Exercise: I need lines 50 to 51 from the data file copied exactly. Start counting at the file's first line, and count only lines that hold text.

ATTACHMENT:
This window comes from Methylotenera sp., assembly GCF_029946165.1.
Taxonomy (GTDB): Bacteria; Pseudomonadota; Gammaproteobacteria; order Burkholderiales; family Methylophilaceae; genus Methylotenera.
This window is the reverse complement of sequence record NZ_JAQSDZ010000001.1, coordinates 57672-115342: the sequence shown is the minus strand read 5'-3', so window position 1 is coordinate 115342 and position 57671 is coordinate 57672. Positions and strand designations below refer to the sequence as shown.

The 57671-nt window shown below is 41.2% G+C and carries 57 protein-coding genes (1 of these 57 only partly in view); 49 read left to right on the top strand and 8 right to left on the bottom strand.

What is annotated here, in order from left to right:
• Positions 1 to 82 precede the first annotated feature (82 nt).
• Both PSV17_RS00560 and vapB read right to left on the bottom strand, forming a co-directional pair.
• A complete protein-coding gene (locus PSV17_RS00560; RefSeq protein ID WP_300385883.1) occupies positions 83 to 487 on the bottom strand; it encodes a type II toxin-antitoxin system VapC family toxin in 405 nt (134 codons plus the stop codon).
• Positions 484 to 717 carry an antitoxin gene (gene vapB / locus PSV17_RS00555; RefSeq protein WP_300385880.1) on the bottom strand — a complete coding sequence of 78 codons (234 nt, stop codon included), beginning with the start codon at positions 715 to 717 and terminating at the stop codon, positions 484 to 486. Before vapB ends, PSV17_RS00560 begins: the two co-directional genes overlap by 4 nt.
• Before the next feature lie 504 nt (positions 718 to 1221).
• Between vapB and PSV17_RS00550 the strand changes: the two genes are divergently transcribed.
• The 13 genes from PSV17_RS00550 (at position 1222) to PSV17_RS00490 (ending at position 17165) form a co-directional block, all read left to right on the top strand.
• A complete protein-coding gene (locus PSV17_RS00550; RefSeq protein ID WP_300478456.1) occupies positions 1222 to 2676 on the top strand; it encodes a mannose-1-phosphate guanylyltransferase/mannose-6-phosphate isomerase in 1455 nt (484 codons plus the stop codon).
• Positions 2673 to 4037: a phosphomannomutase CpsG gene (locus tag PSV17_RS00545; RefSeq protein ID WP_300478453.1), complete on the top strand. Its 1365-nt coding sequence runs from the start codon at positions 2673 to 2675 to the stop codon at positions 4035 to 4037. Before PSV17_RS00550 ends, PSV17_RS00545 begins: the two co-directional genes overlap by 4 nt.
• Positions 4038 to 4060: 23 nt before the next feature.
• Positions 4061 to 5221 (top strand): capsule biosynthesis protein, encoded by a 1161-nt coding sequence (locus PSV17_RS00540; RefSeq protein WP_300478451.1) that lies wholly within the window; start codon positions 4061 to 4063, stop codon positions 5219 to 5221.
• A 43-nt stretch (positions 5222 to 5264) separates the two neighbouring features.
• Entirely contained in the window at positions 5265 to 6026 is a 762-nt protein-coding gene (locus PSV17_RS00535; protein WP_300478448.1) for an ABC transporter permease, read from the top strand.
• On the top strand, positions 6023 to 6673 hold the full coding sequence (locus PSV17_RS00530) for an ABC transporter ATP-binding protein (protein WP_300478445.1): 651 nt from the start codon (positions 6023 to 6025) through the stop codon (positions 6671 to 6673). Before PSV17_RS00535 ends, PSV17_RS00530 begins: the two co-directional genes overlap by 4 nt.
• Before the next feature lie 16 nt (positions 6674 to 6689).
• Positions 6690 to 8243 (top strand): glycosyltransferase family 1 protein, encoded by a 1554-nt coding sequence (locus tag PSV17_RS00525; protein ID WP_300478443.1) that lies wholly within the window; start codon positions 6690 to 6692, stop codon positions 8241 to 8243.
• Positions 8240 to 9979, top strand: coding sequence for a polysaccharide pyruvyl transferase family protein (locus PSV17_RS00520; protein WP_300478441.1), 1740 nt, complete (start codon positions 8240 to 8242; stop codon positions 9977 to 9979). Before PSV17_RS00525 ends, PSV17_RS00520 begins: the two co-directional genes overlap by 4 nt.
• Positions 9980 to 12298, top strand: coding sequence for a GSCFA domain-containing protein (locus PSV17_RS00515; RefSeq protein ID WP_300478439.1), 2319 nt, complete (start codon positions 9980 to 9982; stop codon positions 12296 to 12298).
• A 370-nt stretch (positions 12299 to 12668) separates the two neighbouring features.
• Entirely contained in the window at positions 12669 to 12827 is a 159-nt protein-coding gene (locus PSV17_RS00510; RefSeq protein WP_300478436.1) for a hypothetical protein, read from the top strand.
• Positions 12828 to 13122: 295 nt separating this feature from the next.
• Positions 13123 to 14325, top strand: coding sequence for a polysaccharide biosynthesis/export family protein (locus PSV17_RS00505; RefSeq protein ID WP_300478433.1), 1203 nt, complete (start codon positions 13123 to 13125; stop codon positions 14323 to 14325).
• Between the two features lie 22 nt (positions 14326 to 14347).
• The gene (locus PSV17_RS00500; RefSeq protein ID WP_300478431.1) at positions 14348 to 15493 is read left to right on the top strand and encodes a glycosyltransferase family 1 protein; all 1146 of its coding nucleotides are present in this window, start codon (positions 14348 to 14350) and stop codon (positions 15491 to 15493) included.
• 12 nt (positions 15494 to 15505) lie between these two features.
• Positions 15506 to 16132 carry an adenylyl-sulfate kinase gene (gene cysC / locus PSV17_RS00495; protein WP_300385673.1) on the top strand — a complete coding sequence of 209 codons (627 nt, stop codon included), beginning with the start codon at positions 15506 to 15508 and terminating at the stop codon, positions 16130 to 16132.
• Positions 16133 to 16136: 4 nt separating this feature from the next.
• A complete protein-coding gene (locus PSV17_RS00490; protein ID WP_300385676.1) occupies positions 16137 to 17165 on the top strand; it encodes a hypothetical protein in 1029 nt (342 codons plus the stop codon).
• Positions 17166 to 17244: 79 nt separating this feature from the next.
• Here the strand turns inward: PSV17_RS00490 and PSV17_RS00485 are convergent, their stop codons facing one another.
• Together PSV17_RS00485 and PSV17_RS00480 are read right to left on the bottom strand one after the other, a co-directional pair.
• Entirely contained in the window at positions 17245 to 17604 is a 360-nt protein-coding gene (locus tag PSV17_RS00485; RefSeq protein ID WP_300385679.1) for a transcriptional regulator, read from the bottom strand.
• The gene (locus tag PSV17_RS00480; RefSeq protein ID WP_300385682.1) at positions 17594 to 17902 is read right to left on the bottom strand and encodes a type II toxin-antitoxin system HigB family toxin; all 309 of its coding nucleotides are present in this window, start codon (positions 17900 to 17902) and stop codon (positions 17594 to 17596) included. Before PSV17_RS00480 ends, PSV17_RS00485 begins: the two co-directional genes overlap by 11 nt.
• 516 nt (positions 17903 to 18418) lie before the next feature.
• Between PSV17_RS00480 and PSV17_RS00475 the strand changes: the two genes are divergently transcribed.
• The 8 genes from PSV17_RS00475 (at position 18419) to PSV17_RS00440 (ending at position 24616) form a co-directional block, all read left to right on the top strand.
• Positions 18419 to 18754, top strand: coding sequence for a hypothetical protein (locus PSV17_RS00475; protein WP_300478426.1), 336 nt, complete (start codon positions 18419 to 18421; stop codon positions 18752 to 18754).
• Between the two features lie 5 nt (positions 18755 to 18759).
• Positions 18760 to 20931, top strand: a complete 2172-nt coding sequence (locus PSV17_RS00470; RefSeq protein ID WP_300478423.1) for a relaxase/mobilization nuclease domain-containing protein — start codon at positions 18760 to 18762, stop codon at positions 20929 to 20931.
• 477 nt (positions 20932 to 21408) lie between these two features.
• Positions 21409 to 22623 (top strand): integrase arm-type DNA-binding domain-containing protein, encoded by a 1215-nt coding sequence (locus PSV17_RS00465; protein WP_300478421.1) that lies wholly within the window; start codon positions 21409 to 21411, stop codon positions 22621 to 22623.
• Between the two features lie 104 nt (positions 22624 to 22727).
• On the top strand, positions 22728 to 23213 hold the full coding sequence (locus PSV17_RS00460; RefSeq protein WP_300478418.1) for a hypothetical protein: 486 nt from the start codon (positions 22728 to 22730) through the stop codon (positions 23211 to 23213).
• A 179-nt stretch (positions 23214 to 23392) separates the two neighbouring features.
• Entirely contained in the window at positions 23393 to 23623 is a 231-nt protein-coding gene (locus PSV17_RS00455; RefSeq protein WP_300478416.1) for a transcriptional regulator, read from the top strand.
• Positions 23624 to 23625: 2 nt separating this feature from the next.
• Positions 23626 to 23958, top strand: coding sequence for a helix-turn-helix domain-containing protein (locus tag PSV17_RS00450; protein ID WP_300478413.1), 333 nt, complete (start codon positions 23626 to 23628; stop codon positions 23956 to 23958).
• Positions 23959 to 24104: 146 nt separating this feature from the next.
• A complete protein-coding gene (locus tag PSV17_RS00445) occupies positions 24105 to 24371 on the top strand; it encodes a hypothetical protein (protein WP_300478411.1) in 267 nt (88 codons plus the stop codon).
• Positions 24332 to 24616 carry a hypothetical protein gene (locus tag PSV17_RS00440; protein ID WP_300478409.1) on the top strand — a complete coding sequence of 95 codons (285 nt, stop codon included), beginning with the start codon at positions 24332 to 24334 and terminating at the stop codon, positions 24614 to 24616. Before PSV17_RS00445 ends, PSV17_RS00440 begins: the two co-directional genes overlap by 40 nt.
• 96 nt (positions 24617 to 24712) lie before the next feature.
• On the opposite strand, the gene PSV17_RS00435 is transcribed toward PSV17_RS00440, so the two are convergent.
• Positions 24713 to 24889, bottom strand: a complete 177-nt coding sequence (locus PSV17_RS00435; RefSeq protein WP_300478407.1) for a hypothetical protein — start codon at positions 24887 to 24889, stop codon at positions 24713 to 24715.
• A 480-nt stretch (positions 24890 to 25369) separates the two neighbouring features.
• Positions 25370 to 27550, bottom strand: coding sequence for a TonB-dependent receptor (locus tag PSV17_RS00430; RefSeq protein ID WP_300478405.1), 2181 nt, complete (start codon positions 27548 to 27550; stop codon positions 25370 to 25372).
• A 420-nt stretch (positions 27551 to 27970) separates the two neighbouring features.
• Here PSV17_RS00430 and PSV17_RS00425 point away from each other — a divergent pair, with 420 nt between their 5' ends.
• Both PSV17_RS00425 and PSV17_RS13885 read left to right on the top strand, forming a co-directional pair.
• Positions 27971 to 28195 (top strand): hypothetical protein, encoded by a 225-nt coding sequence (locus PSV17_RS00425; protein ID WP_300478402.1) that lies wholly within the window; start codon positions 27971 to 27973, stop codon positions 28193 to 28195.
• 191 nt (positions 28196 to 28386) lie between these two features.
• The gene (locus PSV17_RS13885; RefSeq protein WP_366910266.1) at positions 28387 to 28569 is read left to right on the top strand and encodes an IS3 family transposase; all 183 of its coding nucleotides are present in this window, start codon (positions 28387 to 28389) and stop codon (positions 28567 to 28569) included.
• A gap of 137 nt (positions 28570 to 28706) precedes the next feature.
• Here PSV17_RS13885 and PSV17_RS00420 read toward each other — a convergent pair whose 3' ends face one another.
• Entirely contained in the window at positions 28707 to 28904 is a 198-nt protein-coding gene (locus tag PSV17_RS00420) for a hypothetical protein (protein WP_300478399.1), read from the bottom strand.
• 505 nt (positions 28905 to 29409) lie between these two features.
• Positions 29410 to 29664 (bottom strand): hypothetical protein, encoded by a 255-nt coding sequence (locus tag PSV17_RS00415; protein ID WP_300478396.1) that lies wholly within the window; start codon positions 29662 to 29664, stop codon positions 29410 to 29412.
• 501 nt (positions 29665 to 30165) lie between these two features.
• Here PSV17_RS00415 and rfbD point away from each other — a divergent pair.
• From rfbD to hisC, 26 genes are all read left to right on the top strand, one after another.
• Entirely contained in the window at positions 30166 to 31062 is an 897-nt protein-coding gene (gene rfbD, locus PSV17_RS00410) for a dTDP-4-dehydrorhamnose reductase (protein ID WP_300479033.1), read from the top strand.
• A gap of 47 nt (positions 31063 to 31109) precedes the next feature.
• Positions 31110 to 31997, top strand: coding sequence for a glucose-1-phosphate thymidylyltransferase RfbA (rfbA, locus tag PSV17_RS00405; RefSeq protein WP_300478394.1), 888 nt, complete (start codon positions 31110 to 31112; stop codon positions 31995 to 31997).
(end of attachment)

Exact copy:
• Entirely contained in the window at positions 23393 to 23623 is a 231-nt protein-coding gene (locus PSV17_RS00455; RefSeq protein WP_300478416.1) for a transcriptional regulator, read from the top strand.
• Positions 23624 to 23625: 2 nt separating this feature from the next.